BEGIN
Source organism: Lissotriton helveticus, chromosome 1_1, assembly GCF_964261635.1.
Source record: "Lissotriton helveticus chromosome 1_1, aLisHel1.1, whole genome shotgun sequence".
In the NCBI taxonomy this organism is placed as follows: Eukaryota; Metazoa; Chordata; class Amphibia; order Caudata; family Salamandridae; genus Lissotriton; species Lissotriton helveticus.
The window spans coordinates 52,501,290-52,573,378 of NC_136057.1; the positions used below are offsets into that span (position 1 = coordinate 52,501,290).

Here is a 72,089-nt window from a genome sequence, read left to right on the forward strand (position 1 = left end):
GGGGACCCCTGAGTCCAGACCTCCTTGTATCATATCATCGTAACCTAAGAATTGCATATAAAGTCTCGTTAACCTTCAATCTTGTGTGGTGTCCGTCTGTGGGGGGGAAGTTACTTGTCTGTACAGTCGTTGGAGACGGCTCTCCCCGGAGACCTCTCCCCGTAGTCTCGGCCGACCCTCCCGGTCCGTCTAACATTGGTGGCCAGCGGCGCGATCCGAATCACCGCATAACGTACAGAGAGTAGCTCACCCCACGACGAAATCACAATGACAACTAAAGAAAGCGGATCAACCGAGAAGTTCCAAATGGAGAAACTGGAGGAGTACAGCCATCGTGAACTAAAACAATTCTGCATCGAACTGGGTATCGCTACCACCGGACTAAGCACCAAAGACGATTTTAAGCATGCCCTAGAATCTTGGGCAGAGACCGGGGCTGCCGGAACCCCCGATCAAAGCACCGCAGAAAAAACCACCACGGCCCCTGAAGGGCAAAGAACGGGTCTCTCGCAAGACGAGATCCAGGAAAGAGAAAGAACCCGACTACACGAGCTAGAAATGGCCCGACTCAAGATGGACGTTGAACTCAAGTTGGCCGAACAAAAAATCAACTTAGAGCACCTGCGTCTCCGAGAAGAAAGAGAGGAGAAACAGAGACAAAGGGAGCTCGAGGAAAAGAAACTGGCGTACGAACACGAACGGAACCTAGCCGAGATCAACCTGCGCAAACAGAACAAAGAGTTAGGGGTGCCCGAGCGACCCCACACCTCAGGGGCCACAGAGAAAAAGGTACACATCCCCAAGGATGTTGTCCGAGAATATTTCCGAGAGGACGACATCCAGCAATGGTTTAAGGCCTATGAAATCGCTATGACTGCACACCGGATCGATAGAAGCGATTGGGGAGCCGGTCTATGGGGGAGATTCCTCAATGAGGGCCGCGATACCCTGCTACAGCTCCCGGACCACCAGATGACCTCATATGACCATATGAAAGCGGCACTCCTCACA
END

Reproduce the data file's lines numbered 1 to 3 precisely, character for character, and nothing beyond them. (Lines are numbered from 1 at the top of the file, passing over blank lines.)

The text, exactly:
Source organism: Lissotriton helveticus, chromosome 1_1, assembly GCF_964261635.1.
Source record: "Lissotriton helveticus chromosome 1_1, aLisHel1.1, whole genome shotgun sequence".
In the NCBI taxonomy this organism is placed as follows: Eukaryota; Metazoa; Chordata; class Amphibia; order Caudata; family Salamandridae; genus Lissotriton; species Lissotriton helveticus.